In spite of Debu’s protests, I picked up a heavy rock and hit the rusty lock with it. The lock broke easily.
We stepped inside a large hall. It was full of cobwebs and broken dilapidated furniture. Suddenly, a bat swept past my face. I let out a startled cry and drew back. I would have fallen to the ground had Debu not caught me.
‘Let’s get out of here. You shouldn’t be so adventurous in your present condition. The baby might get hurt,’ he said in a quavering voice.
‘Oh come on… please Debu…let’s explore a bit more.’
I went further in and switched on the torch of my mobile to see better. At the center of the hall, were the remains of a havan done a long time back. The bricks used for the havan were blackened, charred and crumbling with spiders spinning their webs over the layers of dust. There was a portrait of Shankar Dakat and another of a woman on a wooden platform near which the havan had been performed.
‘This is, of course, Shankar Dakat’s portrait. And this must be Kadambari…,’ I said. ‘Who painted this?’ The painting of Kadambari mesmerized me. She was little more than a young girl in a green sari, worn without a blouse in the traditional fashion. Her big eyes were strangely life-like and sad and her long, thick, curly hair cascaded down her bare shoulders like a cloud.
‘I don’t know who painted this, nor do I care. Let’s go, Durga. I feel really uncomfortable here.’ Debu said a little impatiently. I started coughing because of the dirt. ‘Durga, you know you are allergic to dust. Come away now. I don’t want our baby to get hurt.’ He clutched my hand in a death grip, and almost dragged me out of the house.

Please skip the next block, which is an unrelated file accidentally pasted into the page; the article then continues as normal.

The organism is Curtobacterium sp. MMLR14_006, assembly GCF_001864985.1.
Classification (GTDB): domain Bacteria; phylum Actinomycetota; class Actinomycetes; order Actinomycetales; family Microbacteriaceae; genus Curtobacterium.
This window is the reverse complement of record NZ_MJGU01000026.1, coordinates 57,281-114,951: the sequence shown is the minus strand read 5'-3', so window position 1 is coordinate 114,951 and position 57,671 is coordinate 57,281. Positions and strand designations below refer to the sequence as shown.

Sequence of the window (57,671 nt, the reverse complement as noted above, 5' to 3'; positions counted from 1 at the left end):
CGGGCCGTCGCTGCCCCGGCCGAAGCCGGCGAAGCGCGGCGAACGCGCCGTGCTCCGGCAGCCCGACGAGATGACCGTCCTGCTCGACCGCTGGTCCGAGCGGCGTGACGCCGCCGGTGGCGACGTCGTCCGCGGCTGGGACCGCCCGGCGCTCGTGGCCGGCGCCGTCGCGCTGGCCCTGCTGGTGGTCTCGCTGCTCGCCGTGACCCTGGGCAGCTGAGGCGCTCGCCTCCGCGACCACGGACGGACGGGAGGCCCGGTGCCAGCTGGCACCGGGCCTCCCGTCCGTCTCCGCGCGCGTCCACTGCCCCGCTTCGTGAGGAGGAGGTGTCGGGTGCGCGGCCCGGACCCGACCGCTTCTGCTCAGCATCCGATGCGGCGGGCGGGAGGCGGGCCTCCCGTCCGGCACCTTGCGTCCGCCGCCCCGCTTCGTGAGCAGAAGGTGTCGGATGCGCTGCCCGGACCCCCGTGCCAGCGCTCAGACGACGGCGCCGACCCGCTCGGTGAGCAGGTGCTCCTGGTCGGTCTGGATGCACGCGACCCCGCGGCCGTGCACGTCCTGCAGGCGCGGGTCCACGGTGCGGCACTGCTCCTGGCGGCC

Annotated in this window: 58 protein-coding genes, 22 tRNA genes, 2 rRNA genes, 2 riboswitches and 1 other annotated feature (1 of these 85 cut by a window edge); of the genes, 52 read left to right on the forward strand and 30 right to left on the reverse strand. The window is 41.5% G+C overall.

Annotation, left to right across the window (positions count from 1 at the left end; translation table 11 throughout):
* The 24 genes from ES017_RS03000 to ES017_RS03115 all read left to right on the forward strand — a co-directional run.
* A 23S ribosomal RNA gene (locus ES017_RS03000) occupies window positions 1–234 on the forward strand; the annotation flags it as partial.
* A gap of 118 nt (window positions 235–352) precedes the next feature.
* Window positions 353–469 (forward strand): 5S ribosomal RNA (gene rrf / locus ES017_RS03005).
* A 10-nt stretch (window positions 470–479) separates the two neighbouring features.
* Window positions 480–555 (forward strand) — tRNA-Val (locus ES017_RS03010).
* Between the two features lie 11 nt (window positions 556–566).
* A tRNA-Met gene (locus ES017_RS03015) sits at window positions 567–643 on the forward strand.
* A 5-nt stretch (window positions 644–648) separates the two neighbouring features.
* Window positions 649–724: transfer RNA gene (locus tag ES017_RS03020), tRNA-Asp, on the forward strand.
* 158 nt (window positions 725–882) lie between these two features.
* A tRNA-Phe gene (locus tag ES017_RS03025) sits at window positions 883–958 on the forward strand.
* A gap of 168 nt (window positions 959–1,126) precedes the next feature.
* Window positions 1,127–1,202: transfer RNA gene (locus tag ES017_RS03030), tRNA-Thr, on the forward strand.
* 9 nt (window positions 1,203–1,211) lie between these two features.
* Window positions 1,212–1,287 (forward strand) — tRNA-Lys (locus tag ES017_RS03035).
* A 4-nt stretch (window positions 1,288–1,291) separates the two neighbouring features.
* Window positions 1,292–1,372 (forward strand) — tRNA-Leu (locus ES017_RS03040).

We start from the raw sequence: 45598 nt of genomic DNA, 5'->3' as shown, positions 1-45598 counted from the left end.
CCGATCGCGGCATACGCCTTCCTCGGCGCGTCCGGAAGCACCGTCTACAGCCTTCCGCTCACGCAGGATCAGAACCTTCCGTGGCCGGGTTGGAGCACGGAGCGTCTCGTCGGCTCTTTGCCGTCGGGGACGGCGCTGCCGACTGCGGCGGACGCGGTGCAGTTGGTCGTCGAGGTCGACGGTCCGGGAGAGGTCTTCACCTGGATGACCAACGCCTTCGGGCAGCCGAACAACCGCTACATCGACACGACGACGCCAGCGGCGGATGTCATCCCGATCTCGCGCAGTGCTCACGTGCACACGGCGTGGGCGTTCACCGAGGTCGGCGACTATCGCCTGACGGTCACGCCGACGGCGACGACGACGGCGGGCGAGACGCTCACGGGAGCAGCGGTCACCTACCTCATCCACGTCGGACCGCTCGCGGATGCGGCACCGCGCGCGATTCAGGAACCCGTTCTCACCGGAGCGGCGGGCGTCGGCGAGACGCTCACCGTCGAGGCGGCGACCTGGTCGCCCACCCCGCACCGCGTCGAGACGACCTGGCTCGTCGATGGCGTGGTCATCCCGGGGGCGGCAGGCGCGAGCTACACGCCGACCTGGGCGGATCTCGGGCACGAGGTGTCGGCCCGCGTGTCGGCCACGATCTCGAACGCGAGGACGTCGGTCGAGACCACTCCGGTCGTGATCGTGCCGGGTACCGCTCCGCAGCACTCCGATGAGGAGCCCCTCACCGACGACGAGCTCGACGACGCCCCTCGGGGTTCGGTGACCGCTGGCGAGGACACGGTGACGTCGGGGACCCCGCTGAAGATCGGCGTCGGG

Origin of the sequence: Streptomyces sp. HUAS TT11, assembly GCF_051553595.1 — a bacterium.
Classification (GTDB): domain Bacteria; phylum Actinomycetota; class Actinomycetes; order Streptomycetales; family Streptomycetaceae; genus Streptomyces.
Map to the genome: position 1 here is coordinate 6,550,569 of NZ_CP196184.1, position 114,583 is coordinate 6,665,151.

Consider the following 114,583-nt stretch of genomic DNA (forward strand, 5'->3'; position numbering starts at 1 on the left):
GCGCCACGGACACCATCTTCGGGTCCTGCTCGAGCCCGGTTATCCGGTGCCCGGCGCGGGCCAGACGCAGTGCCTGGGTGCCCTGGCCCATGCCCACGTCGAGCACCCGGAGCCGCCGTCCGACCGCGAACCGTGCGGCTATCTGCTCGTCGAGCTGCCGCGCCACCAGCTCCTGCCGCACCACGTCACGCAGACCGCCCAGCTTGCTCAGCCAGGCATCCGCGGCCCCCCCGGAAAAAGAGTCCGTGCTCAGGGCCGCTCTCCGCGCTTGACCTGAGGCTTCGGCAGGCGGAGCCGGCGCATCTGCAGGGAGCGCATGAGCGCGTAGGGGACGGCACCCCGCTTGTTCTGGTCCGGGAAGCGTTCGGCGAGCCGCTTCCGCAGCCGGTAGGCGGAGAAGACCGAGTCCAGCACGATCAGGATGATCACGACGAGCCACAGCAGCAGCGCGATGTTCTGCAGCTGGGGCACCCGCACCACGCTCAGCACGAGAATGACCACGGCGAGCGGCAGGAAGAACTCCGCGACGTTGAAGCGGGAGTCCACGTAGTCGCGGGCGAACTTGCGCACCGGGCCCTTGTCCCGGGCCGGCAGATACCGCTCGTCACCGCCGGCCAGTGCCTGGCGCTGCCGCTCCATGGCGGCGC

The fear in his voice was contagious. Also, to be honest, the life-like painting had spooked me. We hurried back towards the pond. As we almost ran back and neared our home, there was a shout from the ground-floor east-wing balcony. It was Kanak. She shouted, ‘Who goes there?’
About Sharmishtha Shenoy
Sharmishtha Shenoy is the author of the Vikram Rana Mystery series. The books under the series are “Vikram Rana Investigates,” “A Season for Dying,” “Behind the Scenes” and “Fatal Fallout”. She has also published a book of short stories, “Quirky Tales.”
Her short stories have been published in efiction magazine and Woman’s era. She loves writing murder mysteries, the kind of books that she likes to read. Her favorite authors are Sir Arthur Conan Doyle and Agatha Christie. She also likes the work of Satyajit Ray – especially the Feluda Series.
Before starting to write, she had been an IT professional and had worked in TCS, Satyam, Infosys, and Microsoft.
She is a big foodie and enjoys Biriyani (both Hyderabadi and Awadhi versions) and rasgullas like most Bengalis. She is also a lusty singer of the bathroom singing variety.
Though she is happily married to Mr. Shenoy in real life, in her fantasy world she is wedded to her creation Vikram Rana. You can get to her blog by typing the word “Sharmishtha Rana” into Google. No, seriously, try it.
She was born in Calcutta. She is an M Tech from the University of Reading, Great Britain and had received a 100% British Government Scholarship to study there. She lives in Hyderabad.
Sharmishtha on the Web